‘Wound With a Tear’ by Ruth Clinton and Niamh Moriarty – Review

The Museum Building, Trinity College Dublin

The Museum Building, Trinity College Dublin

Anyone walking through Trinity Colleges’ campus in the past year would have been confronted by scaffolding and workmen carefully cleaning the façade of Dublin’s most important example of Gothic revival architecture: the Museum Building. This project as well as many others in Dublin has led not only myself but also others I am sure, to become more aware of the deterioration of important architecture, sculpture and archives in our city. In, Wound With a Tear, Clinton and Moriarty’s off-site project on Trinity College’s campus, the pair created a self-guided tour through the grounds using texts, installations and photographs to guide viewers through the college in a new and intriguing way. The texts and works laid out by the pair for the viewer carefully and mysteriously raise questions of the deterioration of the college campus; playing with the idea of Trinity’s lasting reputation as a historical landmark.

“The project, lasting one week only (Monday August 18th- Saturday August 23rd), encouraged visitors to Trinity College to stop into the Douglas Hyde Gallery, collect a map and the following texts to carefully guide and launch followers into an exploration of the campus.”

Following these instructions, I did just that. The tour started at Fellow’s Square. The first thing that struck me was the painstakingly clear directions: ‘Descend 10 steps and continue straight’ and so on. There was no room for error in this exploration, which was in itself mysterious. The text given was made up mostly of interdepartmental memorandums between the Department of Geological Science and the Old Library. The letters were dated between the 18th and 23rd of August, the same dates as the duration of the project. This again added mystery to the tour, as it was unclear whether these letters between the departments were ‘made up’ or were actual correspondences postdated to suit the project. Along with the lack of explanation for the letters, the artists created a cryptic feel to the tour, as it was completely up to the viewer to take from the tour what they wanted and to create their own understanding from the texts and installations around the campus.

The guide for 'Wound Without a Tear'

The guide for ‘Wound Without a Tear’

As I followed the guide around Trinity, I was caught by the humorous nature of the tour. The light-hearted correspondence shown in the texts between the departments in the university was comical, but at the same time standing within these monumental buildings, such as the Old Library, and reading about the deterioration of the campus, Clinton and Moriarty managed to create an almost melancholy feel to the tour. The question: what is to be done about the deterioration of the campus, was clear through the work, but due to the comical nature of the tour, it made me question if this is really a problem at all, or just nature and life in action. To what extent should we attempt to preserve? Will this preservation ruin the actual function of the pieces we are trying to save, rendering them useless? Is it contrary to human nature to try to stop things from aging eventually? What does this mean for an institution like Trinity College, an obvious historical landmark? These are some of the questions that came to me, after exploring the campus in this light.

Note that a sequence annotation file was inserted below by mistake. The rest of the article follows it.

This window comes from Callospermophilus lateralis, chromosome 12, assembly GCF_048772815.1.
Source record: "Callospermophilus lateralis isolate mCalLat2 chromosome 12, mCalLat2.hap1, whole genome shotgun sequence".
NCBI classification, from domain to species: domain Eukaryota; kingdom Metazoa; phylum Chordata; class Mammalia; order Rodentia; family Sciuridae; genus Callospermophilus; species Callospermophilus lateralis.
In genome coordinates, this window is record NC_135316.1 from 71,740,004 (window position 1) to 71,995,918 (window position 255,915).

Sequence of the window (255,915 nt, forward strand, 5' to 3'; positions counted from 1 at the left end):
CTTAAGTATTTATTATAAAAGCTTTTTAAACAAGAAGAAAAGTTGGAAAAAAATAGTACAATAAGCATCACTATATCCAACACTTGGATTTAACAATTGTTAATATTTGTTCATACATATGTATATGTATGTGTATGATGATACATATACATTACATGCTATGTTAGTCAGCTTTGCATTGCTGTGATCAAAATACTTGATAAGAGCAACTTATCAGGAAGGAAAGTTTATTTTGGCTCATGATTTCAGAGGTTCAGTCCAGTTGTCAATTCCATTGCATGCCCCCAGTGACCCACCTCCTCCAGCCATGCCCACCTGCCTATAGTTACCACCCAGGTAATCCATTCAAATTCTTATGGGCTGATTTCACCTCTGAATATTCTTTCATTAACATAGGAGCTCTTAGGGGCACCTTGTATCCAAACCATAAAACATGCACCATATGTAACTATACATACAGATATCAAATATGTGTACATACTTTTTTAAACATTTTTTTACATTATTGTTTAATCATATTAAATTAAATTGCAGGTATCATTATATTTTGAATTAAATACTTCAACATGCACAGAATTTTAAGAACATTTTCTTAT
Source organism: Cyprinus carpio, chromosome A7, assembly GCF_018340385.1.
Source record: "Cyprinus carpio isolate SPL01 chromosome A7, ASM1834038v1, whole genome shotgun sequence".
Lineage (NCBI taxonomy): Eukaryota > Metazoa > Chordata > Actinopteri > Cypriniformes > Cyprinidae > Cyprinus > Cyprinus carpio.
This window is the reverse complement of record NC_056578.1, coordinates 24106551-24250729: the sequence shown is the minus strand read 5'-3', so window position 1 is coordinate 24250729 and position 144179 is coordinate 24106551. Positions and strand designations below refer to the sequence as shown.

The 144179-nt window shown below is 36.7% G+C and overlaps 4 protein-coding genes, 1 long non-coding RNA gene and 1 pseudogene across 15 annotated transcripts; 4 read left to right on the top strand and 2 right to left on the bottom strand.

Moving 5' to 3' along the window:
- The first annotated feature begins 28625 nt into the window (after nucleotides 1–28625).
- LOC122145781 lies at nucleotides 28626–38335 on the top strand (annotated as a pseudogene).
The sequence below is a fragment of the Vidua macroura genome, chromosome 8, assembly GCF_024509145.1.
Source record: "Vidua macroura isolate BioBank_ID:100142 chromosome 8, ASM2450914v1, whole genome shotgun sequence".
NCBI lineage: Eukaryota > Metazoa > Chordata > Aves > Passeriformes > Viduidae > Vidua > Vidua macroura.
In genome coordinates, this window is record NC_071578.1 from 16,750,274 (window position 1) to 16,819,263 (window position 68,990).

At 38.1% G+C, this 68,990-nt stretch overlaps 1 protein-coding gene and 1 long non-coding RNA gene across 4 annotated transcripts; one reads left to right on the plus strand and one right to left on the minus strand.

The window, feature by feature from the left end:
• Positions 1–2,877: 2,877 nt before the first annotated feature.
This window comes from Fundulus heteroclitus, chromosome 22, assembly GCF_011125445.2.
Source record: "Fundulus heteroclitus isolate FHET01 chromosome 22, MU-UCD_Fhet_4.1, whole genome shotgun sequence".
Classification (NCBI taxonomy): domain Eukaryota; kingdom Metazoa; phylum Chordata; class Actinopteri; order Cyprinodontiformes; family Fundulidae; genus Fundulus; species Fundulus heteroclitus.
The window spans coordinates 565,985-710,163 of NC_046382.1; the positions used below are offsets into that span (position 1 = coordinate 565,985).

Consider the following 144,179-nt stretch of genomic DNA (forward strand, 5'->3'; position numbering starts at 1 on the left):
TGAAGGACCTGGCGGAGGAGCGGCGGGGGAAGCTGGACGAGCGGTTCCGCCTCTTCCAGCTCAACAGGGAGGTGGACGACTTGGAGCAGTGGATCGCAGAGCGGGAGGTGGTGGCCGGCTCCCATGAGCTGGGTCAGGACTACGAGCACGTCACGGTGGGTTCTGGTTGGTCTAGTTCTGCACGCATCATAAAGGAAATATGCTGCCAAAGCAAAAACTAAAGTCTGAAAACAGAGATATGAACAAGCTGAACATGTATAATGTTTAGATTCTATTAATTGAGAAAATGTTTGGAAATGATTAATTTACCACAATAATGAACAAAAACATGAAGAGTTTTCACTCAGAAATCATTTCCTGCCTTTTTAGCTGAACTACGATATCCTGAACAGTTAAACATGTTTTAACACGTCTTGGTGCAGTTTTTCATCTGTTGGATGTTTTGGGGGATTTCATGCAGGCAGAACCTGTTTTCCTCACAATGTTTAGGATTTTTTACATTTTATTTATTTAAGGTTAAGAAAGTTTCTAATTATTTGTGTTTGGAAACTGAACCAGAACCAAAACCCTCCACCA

While I am sure the artists intended people to create their own questions, I also believe it is intentional that there are no clear answers. This clever off-site adventure encouraged me to look at my campus in a whole new light, and allowed me to discover both depth and lightheartedness at the same time. While the problem of deterioration is around us continually, especially in a city like Dublin, I believe it has never been highlighted in the unique way that, Wound Without a Tear, chose to portray the issue. The title also shows the juxtaposition of decay and lightheartedness – a very unusual stance that leaves the participant no other choice but to continue to reflect on the subject. I very much enjoyed taking part in the project, and like the thought that the experience of the tour is entirely subjective, so that each individual person taking part most likely had a different interpretation of what the artists were implying. This to me is the true meaning of art – the individual interpretation, the mystery behind the work, and the many unanswered but intriguing questions.

 

 

Ruth Clinton and Niamh Moriarty – ‘Wound With a Tear’ / Trinity College Dublin / 18th – 23rd August 2014 

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